8. Geoff is correct, you need to induce more air. I would certainly start by opening up the air gate as wide as possible. Air gets induced into the mixing chamber by the high velocity gas exiting the orifice in the center of the gas outlet at the bell opening of the burner. If your gas pressure is low you may not be able to induce enough air. Once your burner is lit I would gradually open up the gas at the regulator. Actually the burner manufacturer should have given you instructions on properly lighting the burner and tuning it. You can also run afoul of the safety stop that is now built into new propane tanks (to avoid having them run wild if the main valve is opened without a downstream regulator). Barring direct tuning info from the manufacturer I would follow this procedure (note: this works for me, but proceed at your own risk): Close the main valve on your propane tank and dump any remaining gas in your downstream lines (open needle valve and regulator full - stem full up on needle valve and full down on regulator). Detach the regulator from the tank. Confirm tank still has some propane in it. Reattach regulator to tank (take care not to cross thread the valve and remember the thread is typically "backwards"). Note: these first three steps are to reset the safety, and not necessary for typical startup Close both the regulator and needle valve. Open the main gas valve on the tank full Open the air inlet all the way (integral gate fully opened up to the stop) Put a wad of lit newsprint into your forge Slowly open the regulator about 1/2 way (crank stem down) Slowly open needle valve, the forge should light. Continue to open the needle valve until the flame begins to roar and turn blue. Louder sound usually equates to a stronger flame. Once the flame is stable and blue at the end of the burner inside the forge, wait till the forge warms up to a good orange. You can increase the flame output, first by opening the needle valve full, then by opening the regulator further. If you want to adjust the forge atmosphere to make it more reducing (good to avoid excess oxidation on the steel surface and excessive scale) you can close down the air gate, slowly, until there is about 2-3" of flame starting to lick out of the front door. This will be noticeably different from the slow flame you have now. You will typically need to adjust the atmosphere with this gate slightly at each different regulator setting and/or forge interior temperature. To shut down: close main valve first to let all gas burn out of lines. Then close regulator and needle valve (important to at least close the regulator to avoid having the safety stop engage again). Good luck and be safe.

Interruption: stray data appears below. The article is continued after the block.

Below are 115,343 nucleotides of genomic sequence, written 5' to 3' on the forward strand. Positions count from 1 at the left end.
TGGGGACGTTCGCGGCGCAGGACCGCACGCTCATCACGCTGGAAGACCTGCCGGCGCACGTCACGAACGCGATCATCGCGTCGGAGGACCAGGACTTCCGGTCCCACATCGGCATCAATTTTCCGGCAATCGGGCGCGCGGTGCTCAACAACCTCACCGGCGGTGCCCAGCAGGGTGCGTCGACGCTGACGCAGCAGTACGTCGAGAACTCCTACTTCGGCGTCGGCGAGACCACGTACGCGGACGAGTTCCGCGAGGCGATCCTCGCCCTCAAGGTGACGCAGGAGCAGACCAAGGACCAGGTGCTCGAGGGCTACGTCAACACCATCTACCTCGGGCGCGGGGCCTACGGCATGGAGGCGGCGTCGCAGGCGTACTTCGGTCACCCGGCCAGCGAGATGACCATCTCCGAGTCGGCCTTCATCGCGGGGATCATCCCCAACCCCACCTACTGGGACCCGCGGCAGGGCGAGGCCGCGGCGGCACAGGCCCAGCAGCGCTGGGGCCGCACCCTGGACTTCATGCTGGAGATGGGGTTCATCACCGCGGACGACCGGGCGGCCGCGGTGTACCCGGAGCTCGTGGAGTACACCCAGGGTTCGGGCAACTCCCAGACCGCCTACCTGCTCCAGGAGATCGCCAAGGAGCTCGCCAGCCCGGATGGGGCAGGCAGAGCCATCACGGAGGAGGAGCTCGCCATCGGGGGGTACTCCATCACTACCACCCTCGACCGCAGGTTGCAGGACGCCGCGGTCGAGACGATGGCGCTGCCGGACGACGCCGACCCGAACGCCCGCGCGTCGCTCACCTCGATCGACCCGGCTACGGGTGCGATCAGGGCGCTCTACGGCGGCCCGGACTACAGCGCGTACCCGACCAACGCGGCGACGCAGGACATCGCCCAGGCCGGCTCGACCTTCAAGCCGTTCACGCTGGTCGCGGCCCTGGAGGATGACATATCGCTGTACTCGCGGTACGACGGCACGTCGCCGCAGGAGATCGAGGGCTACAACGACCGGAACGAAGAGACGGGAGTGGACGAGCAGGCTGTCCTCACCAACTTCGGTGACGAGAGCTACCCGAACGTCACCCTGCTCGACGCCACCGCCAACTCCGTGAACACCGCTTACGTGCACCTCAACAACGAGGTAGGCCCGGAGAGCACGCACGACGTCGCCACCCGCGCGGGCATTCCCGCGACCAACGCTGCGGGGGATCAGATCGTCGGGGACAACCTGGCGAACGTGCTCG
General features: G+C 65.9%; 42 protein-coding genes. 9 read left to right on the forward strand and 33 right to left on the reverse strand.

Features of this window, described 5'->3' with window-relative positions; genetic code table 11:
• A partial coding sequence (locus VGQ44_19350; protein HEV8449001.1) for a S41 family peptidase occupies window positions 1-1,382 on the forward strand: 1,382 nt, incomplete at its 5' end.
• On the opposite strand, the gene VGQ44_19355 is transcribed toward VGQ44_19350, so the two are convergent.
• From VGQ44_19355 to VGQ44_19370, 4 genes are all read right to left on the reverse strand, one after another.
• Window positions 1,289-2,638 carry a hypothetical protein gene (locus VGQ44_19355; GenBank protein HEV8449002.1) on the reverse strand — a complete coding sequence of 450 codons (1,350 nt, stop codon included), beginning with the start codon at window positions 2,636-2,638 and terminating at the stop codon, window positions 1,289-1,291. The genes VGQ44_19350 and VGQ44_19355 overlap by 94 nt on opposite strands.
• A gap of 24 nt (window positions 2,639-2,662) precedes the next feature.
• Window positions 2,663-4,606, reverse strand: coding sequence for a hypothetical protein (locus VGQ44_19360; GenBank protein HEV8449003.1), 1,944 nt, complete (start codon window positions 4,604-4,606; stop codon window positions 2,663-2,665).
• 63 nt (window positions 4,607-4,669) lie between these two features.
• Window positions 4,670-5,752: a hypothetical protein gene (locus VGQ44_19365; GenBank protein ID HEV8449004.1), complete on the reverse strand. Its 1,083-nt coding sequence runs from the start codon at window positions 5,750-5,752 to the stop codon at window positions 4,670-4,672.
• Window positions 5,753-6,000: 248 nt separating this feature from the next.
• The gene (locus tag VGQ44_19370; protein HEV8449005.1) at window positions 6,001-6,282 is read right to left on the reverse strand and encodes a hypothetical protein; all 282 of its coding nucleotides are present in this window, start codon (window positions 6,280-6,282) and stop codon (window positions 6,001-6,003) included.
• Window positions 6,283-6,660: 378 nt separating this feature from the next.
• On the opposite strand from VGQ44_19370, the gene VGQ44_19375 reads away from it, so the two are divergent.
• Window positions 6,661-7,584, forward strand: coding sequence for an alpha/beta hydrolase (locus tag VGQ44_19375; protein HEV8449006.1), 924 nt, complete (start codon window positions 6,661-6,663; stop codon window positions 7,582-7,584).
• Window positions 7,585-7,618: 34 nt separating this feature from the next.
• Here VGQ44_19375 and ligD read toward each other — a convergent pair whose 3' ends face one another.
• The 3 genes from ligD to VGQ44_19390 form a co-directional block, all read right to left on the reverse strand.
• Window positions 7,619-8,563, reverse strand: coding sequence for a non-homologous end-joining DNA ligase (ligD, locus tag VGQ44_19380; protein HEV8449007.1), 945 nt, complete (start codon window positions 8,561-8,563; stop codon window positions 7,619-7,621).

9. A salient question. If you are using anthracite coal instead of bituminous it is often a problem to keep the coal lit, particularly with a small hand cranked blower like you have, since that type of coal needs a fairly constant airflow to keep lit.
  10. One good trick is to put a piece of pipe into the coal forge and use the radiant heat from it after it heats up to get a more even heat. A long and relatively deep coal fire is required (bury the pipe and leave the open end for your stock).
  11. Not necessarily a matter of size of stock that you are putting in, more an issue of both having enough diameter to fully develop the flame from your burner and also to avoid having that same flame directly impinge on your stock (both creating hot spots and localized areas of higher decarb/scaling). Frosty Tee burners have a realtively short and bushy flame when correctly tuned, so you may be OK. I've always wondered with those forges with multiple burners and aspirations of shutting one off periodically: How do you avoid having the forge radiant heat travel up into the burner mixing tube? Please just be sure that tube isn't too hot if you decide during forging to turn it on and get "MORE POWER"... Door openings will be critical as you are making a forge with Naturally Aspirating burners.
  12. Alan, I just apply it with a, disposable, atomizing spray bottle (like for windex). I find the sprayers aren't good for much else after the water evaporates and leaves behind the silica powder, but I guess I could try to clean them out... Not an issue as I only reline my forge very irregularly.